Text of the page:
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Biao Chen, Huiling Qin, Guixing Chen, and Huijie Xue


The sea surface salinity (SSS) varies largely as a result of the evaporation–precipitation difference, indicating the source or sink of regional/global water vapor. This study identifies a relationship between the spring SSS in the tropical northwest Pacific (TNWP) and the summer rainfall of the East Asian monsoon region (EAMR) during 1980–2017. Analysis suggests that the SSS–rainfall link involves the coupled ocean–atmosphere–land processes with a multifacet evolution. In spring, evaporation and water vapor flux divergence were enhanced in some years over the TNWP where an anomalous atmospheric anticyclone was established and a high SSS was well observed. As a result, the convergence of water vapor flux and soil moisture over the EAMR was strengthened. This ocean-to-land water vapor transport pattern was sustained from spring to summer and played a leading role in the EAMR rainfall. Moreover, the change in local spring soil moisture helped to amplify the summer rainfall by modifying surface thermal conditions and precipitation systems over the EAMR. As the multifacet evolution is closely related to the large-scale ocean-to-land water vapor transport, it can be well represented by the spring SSS in the TNWP. A random forest regression algorithm was used to further evaluate the relative importance of spring SSS in predicting summer rainfall compared to other climate indices. As the SSS is now monitored routinely by satellite and the global Argo float array, it can serve as a good metric for measuring the water cycle and as a precursor for predicting the EAMR rainfall.

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Feng Nan, Huijie Xue, Fei Chai, Dongxiao Wang, Fei Yu, Maochong Shi, Peifang Guo, and Peng Xiu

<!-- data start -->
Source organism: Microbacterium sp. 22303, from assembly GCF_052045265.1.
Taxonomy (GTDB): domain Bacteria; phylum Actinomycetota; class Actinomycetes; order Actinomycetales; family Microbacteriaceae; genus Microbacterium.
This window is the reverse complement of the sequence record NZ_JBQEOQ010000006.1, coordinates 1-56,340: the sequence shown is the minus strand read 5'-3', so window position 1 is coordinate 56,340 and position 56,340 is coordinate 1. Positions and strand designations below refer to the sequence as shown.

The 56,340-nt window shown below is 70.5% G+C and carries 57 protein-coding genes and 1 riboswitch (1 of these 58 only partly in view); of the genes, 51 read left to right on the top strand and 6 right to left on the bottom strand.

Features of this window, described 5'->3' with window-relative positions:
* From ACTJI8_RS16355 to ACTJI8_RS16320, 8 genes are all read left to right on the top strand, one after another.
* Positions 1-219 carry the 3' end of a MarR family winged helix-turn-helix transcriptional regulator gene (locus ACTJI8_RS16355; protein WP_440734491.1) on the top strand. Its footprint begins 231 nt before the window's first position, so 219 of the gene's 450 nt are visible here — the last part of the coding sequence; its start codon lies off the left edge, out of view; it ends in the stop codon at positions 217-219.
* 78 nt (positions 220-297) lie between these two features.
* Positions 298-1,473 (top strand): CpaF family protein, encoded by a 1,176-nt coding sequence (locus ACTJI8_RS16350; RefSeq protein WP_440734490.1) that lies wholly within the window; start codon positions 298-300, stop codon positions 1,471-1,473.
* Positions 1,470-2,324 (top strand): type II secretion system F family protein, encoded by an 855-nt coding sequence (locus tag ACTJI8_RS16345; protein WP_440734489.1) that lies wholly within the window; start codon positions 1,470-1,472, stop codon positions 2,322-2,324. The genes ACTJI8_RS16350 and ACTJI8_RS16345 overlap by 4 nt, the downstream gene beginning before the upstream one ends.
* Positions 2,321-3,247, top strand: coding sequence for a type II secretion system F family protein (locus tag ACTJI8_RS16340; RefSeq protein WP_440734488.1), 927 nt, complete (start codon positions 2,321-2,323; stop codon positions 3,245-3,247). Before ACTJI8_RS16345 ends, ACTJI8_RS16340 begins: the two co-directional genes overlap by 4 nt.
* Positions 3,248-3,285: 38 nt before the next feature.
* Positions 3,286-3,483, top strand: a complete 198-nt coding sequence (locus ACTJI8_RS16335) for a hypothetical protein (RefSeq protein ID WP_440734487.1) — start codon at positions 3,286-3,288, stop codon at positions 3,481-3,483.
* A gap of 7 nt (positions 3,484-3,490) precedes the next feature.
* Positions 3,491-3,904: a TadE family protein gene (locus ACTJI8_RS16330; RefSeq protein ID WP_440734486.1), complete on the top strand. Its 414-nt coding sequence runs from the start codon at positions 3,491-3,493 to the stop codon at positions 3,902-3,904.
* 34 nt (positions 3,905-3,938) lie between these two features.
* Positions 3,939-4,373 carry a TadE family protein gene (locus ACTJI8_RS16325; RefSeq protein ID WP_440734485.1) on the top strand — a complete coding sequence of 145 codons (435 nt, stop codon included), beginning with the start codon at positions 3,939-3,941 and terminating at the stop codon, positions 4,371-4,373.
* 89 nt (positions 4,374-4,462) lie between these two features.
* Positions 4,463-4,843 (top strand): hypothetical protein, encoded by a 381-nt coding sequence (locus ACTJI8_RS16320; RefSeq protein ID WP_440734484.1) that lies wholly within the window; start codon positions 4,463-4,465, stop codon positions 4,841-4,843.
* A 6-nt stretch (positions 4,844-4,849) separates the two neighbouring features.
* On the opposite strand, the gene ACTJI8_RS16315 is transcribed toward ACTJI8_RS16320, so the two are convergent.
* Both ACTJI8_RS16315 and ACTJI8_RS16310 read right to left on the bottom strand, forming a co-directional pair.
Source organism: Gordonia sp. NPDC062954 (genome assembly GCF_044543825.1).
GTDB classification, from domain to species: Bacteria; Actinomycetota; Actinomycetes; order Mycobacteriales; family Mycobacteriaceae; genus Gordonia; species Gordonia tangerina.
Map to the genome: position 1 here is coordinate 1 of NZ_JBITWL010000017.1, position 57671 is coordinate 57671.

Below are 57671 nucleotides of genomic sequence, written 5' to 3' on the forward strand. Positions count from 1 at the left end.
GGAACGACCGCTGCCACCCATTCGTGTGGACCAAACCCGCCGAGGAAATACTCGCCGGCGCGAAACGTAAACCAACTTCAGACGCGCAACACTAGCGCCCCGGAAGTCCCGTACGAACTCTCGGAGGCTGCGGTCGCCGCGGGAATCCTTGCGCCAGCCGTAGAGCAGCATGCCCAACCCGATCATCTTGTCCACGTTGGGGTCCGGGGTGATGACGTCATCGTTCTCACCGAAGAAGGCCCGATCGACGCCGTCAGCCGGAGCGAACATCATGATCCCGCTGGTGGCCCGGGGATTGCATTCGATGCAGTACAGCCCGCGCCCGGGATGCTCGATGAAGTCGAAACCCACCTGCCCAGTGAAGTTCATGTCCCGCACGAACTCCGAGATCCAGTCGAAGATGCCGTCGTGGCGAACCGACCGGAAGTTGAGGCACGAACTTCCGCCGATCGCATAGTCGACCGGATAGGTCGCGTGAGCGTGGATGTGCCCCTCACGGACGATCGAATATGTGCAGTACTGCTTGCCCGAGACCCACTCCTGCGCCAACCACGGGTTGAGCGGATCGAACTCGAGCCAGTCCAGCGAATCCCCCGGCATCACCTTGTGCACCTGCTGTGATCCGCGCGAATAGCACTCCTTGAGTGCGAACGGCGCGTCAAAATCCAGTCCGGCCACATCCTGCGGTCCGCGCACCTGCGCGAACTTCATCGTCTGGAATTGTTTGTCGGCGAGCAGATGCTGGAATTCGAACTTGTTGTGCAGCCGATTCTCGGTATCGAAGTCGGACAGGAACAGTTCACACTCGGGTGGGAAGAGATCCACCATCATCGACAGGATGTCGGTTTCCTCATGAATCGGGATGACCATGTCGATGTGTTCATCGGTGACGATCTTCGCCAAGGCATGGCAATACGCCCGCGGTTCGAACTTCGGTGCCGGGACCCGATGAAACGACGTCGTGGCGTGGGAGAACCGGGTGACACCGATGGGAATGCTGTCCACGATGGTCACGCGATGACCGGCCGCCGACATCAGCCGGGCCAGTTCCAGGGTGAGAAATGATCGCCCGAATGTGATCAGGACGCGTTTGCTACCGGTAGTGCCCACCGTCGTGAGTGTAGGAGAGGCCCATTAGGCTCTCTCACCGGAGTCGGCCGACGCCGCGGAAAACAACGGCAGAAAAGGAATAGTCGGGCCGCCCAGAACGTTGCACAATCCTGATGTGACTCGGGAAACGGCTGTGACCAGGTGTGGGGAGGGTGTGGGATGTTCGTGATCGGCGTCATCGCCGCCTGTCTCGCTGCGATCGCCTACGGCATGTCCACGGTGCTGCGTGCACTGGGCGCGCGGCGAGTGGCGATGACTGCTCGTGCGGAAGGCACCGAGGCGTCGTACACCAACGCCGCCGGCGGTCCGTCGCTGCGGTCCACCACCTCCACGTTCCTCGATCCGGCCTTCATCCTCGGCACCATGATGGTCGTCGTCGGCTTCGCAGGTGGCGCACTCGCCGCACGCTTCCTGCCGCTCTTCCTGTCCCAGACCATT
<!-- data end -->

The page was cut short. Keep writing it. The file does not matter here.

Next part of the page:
Inferred from the satellite and in situ hydrographic data from the 1990s and 2000s, the Kuroshio intrusion into the South China Sea (SCS) had a weakening trend over the past two decades. Associated with the weakened Kuroshio intrusion, the Kuroshio loop and eddy activity southwest of Taiwan became weaker, whereas the water above the salinity minimum became less saline in the northern SCS. The sea surface height southwest of Taiwan increased at a slower rate compared to other regions of the SCS because of the weakened Kuroshio intrusion. Simulations using the Regional Ocean Modeling System (ROMS) Pacific model show that the strength of the Kuroshio intrusion into the SCS decreased from 1993 to 2010 with a negative trend, −0.24 sverdrups (Sv) yr−1 (1 Sv ≡ 106 m3 s−1), in the total Luzon Strait transport (LST). Although wind-induced Ekman transport through the Luzon Strait became weaker, the magnitude at 0.001 Sv yr−1 was too small to compensate for the negative trend of the LST. On the other hand, the piling up of the water induced by monsoon winds was an important mechanism for changing the pressure gradient across the Luzon Strait and eventually affecting the LST. The sea level gradient between the western Pacific and the SCS had a negative trend, −0.10 cm yr−1, corresponding to a negative trend in the geostrophic transport at −0.20 Sv yr−1. The Kuroshio transport east of Luzon Island also had a negative trend, which might also be linked to the weakening Kuroshio intrusion.

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